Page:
In a world where data is collected everywhere, all the time and from everyone, companies who can harness it best often rise to the top. Practically anything can be collected as data—customer churn rate, production efficiency, employee productivity—and companies may be biting off more than they can chew when they attempt to understand it all.
Luckily, Cary-based DataCrunch Lab is here to do the crunching for them.
Zeydy Ortiz, DataCrunch’s CEO and Co-Founder, had the idea to start the company while working as a performance engineer for IBM doing predictive analytics. While working on projects such as IBM’s Smarter Planet, she started understanding the power of data science and how businesses and organizations could harness the data that they collected.
“I saw that the things I was doing with predictive analytics was basically what people needed in order to use their data more effectively,” Ortiz said.
Ortiz, with her background in data science and artificial intelligence (AI), joined forces with husband and soon-to-be co-founder Rob Montalvo, who has a background in hardware and software engineering and also worked at IBM at the time. Together they launched DataCrunch Lab in 2016.
As a professional IT services company, DataCrunch has worked with seven businesses so far (plus two more on a pro-bono basis), providing AI solutions and machine learning (ML) algorithms to help businesses leverage their data. Through partnerships with companies such as IBM, RedHat, Lenovo and Arrow, DataCrunch integrates technology such as IoT (Internet of Things) and AI to provide clients with top-notch solutions.
Different industries have different data to crunch, and DataCrunch adapts their services to meet the specific needs of different customers. For a company that wants to lower production costs or improve production efficiency, DataCrunch can help predict future quality issues or asset-reliability risks that could affect operations.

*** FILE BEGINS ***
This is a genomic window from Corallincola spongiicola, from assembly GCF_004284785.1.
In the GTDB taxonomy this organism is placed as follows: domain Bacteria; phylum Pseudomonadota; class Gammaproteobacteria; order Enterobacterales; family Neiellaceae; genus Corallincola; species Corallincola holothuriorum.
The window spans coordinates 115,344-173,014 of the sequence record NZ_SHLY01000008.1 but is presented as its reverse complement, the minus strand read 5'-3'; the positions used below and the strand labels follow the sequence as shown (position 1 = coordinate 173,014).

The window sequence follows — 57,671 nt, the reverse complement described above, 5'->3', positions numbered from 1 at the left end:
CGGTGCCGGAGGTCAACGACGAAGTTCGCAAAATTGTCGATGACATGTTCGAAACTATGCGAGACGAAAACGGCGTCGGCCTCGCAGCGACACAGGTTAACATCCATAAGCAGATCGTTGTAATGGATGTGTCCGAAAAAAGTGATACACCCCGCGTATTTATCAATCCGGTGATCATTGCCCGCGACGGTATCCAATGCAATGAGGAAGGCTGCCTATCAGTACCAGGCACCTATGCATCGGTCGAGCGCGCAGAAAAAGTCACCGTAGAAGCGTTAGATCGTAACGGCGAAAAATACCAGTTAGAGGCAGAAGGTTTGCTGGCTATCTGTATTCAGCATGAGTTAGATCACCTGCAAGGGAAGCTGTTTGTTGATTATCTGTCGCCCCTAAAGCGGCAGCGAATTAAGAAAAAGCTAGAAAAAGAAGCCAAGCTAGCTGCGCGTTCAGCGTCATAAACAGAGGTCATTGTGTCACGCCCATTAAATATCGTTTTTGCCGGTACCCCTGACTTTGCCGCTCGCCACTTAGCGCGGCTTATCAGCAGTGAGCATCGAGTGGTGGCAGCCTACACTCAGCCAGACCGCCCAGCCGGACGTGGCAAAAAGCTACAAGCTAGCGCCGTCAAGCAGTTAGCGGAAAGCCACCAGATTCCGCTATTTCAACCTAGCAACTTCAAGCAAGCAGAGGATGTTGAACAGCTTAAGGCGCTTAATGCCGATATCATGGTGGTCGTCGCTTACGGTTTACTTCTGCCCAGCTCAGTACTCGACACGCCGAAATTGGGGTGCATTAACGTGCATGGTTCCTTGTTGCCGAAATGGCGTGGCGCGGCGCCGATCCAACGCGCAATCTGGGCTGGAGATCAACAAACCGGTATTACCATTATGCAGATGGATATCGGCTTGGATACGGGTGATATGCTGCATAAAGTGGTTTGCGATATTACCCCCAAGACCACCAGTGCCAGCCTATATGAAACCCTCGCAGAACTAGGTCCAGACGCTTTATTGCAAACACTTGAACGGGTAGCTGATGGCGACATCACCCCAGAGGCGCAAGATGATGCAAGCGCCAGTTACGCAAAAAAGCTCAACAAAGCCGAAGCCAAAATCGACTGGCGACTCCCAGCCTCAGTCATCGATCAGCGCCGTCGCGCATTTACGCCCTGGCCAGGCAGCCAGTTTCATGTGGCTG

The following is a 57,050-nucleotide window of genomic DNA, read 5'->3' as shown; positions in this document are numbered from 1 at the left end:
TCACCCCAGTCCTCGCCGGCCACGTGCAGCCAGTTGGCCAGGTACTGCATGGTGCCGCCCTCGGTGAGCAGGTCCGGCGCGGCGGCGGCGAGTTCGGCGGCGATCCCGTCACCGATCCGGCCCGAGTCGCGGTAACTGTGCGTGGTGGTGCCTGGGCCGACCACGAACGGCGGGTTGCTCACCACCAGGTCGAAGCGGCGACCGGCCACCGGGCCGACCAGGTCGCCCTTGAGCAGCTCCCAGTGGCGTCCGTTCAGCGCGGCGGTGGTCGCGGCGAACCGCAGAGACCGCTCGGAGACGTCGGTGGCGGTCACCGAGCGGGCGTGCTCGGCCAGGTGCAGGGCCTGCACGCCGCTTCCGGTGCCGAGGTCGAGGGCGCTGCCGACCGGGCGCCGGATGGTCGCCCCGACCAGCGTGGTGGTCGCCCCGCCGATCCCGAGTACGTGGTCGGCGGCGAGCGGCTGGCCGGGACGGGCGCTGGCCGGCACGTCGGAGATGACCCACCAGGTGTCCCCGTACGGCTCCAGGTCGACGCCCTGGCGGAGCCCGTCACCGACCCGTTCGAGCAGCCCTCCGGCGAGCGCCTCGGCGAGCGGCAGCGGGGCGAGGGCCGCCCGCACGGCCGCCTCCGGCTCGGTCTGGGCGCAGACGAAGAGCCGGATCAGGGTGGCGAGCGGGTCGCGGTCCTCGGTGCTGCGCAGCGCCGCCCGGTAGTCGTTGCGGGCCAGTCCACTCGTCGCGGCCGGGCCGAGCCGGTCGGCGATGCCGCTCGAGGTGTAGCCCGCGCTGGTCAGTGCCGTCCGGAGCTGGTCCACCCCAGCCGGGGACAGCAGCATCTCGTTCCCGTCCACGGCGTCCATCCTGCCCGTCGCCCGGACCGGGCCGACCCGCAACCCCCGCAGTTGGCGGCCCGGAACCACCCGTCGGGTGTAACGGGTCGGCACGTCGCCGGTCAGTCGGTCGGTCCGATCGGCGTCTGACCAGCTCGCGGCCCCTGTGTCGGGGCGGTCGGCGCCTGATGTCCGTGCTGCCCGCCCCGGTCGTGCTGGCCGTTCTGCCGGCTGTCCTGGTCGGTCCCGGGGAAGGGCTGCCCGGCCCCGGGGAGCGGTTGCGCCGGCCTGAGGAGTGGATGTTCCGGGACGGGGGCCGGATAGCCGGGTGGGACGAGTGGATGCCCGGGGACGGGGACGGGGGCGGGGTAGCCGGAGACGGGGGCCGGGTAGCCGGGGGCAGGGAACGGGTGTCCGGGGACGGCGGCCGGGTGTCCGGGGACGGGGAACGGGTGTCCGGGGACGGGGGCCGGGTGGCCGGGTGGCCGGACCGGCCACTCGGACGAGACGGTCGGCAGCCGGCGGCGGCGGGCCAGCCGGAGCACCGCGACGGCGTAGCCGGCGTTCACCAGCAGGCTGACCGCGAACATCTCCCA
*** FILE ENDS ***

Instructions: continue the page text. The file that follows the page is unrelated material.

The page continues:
DataCrunch is currently participating in the RIoT Accelerator Program.
Ortiz and Montalvo have bootstrapped funding since launching in 2016 until, in July, they received an Small Business Innovation Research (SBIR) grant of $150K from the Department of the Navy. The grant is to develop a product that will use sensor data to monitor a company’s remote assets and collect data such as temperature pressure and variation, then notify the customers when the asset needs repairs or maintenance.
The DoN became interested in this specific project in response to mandatory stay-at-home orders that severely impacted the visibility of remote systems and the timely flow of information for industries that rely on inspection workers.
“Rather than having to go out there and measure the temperature or humidity,” Ortiz said, “you would have it right here on your computer and you can see what’s happening and get the status of that system, which could be 3 kilometers away. The idea is to instrument an actual asset and take live measurements, display them, and make predictions with that.”
In addition to the product ultimately being used by the DoN and/or other governmental entities, DataCrunch will pursue a number of other commercial applications in asset-intensive industries such as energy, oil and gas, and transportation.
The DataCrunch team is currently focusing its efforts on a feasibility study to develop an MVP for the Navy. Ortiz said they hope to begin a pilot study by 2021 and have a viable product on the market by the end of next year.
Dr. Ortiz said they are not looking for any venture funding at the moment, and instead focusing on making a Phase 2 funding proposal for the Navy and pursuing other similar funding opportunities.